6 tips for captivating Content Marketing

OK. So you’re not a top-notch copywriter but you love a challenge and you’ve read somewhere that marketing through good content can help raise your business profile. An experienced creative, with the conceptual capacity to deliver cut-through campaigns will hold a grasp of grammar that would make Garcia Marquez proud. If you’re not convinced you measure up: fear not.

Bring passion, bring enthusiasm and your thorough in-depth knowledge of your product, service or offer and you will be on the right path. An excellent writer knows their audience and how to keep that person reading.

#1 Gen up on grammar

OK, so I’ve kind of covered this above, but you understand what I’m saying. If you’re still getting your ‘then’ and ‘than’ confused or are using misplaces apostrophes on your copy, the secret will be out that a professional’s eyes have not glided over your copy. The internet boasts many resources such as dictionaries and grammar checkers that if you’re not entirely sure if ‘its’ or ‘it’s’ is correct: have a look!

#2 Vary your sentences

When I was a teacher, this was the number one exercise to reinforce to students. Always. Using sentences of different length can create impact. Sometimes a one word sentence has a subtext of many more words than a lengthy explanation. Be concise occasionally. Rearranging the word order can also create a more interesting starter. (e.g. The cat sat on the mat becomes As it approached the mat, the cat stretched and sat on it.) Words create pictures.

#3 Be personal

You are writing this to be read by humans, and as well as good advice; humans really like a good story. It’s OK to inject a bit of personality into even the most ‘dry’ of subject areas. It shows you’re human. Of course, nobody is likely to want an entire life story, but some personal details such as your teams in the work World Cup syndicate give a little bit of yourself away in your copy.

#4 Avoid jargon

Again, you’re writing for people. You do want to create an authority voice, so prospective clients will see your expertise shine through. However, overcomplicating posts with too much technical jargon will cause readers to switch off and then you’ve lost a lead. Again, as a teacher my advise to learners is imagine explaining it to a friend/ your grandmother. It helps to visualise a reader.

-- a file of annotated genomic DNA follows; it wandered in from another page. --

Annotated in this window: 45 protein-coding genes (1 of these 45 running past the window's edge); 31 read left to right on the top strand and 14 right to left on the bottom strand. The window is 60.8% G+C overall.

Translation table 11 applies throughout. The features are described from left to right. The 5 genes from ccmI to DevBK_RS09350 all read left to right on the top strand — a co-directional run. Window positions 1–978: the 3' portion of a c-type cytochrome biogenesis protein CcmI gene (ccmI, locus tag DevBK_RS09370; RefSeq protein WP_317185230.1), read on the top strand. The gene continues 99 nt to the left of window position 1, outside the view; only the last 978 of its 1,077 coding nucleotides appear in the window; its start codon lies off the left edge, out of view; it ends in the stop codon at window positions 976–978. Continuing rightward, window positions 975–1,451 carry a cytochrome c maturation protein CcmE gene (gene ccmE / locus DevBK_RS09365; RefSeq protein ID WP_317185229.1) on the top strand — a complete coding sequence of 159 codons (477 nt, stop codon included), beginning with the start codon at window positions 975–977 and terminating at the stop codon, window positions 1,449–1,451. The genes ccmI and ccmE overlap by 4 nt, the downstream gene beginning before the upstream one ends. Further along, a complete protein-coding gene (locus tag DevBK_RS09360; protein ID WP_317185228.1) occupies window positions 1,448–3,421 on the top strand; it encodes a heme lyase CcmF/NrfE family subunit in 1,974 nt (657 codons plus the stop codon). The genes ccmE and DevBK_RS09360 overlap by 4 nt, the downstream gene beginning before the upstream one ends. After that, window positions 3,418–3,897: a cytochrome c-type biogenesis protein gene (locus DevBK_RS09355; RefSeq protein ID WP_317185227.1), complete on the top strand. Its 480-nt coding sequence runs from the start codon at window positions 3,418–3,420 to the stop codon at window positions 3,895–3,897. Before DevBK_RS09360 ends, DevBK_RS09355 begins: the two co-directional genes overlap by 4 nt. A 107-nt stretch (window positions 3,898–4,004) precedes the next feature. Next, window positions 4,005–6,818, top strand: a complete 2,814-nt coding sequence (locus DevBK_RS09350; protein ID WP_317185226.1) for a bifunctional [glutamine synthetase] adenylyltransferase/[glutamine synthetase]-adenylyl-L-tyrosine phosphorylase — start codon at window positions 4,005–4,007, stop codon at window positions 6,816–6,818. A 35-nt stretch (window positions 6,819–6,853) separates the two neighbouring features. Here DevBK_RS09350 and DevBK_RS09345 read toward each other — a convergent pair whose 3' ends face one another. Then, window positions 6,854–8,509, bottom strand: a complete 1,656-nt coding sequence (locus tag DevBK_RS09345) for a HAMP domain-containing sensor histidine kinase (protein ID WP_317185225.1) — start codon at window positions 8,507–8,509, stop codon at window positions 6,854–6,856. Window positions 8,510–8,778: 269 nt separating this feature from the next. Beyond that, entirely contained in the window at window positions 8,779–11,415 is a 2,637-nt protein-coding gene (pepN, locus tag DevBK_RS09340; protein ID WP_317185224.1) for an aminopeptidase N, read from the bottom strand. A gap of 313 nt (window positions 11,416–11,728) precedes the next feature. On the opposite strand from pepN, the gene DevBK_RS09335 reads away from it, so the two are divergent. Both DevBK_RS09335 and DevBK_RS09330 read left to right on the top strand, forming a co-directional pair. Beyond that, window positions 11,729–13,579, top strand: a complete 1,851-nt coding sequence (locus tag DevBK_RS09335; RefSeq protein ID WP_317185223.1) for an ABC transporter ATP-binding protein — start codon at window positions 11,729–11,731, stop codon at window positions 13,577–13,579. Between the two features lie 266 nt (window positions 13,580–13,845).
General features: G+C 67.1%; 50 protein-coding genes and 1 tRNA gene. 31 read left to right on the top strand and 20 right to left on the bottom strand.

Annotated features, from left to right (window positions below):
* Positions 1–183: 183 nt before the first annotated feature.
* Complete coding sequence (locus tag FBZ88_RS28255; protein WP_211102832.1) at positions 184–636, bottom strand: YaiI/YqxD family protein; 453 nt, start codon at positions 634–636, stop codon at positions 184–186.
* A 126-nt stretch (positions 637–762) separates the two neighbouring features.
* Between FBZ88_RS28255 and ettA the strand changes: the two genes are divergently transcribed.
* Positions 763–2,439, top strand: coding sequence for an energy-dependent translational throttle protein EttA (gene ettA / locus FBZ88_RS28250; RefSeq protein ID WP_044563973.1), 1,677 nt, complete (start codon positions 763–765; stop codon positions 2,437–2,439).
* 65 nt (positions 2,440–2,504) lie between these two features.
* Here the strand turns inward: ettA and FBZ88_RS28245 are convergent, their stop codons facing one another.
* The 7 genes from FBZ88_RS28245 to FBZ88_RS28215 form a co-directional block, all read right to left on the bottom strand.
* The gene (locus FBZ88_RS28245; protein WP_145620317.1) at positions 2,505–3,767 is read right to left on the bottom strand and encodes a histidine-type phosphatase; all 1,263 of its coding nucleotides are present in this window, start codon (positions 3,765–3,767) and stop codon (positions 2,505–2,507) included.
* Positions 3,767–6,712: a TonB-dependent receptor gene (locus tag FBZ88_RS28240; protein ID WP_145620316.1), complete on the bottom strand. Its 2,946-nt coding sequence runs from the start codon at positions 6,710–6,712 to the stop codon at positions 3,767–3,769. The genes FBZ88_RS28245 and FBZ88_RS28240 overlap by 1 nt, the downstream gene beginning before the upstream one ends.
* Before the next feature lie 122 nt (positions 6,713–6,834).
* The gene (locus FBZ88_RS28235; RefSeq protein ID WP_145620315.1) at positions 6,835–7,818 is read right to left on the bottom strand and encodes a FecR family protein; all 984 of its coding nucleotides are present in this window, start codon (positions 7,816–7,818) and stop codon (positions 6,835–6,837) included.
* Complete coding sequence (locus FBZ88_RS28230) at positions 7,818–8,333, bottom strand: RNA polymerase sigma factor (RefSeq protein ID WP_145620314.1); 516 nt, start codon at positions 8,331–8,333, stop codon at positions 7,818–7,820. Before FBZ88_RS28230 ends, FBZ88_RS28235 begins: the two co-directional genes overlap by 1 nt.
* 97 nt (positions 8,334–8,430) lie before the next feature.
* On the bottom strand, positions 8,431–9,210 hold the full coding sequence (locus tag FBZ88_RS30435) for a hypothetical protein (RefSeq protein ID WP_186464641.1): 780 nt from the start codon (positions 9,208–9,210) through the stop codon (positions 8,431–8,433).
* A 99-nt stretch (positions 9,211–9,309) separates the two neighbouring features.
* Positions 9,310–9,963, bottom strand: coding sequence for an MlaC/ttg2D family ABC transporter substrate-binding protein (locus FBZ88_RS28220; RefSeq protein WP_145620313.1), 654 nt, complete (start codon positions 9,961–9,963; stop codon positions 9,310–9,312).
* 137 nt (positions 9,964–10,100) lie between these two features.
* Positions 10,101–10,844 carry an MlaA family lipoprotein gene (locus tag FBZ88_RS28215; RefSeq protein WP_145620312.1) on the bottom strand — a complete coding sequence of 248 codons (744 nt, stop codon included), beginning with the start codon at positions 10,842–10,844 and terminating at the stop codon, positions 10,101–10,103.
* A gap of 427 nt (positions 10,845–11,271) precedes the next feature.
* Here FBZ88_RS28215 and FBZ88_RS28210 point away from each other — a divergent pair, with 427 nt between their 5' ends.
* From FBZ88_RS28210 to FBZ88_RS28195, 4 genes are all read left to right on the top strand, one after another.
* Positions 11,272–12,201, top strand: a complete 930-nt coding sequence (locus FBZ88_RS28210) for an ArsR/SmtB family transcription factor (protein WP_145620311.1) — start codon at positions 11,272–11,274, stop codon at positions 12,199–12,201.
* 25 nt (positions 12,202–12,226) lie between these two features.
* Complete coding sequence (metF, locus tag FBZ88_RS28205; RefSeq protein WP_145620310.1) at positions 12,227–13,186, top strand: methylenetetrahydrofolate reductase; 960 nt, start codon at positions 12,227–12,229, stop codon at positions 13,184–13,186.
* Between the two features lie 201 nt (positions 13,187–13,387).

#5 Don’t be too sales-y

Ideally every single time somebody visited your website: be it a blog entry, an accidental stumbling or a sought out through a directory; they would make a purchase or file your details for future purchases. However, it can take time to build up a relationship with visitors and ultimately people prefer to be in conrol of their own decisions. So, being pushy and constantly referring to sales and packages could put people off.

#6 Add credible sources

But the main focus is to make you seem an expert, right? Yes and no! Of course, you want to demonstrate your knowledge and professionalism, but using a credible source only backs this up further. For example: ‘duck eggs reduce cancer’ could be a statement from anywhere. Whereas ‘Fantastic for fighting cancer, duck eggs are alkaline, which means they leave the body alkaline after consumption.’ adds a link to a credible source. It shows that you have done your research.

For help with creating content packages or to discuss your content strategy, please give me a call 07729263818.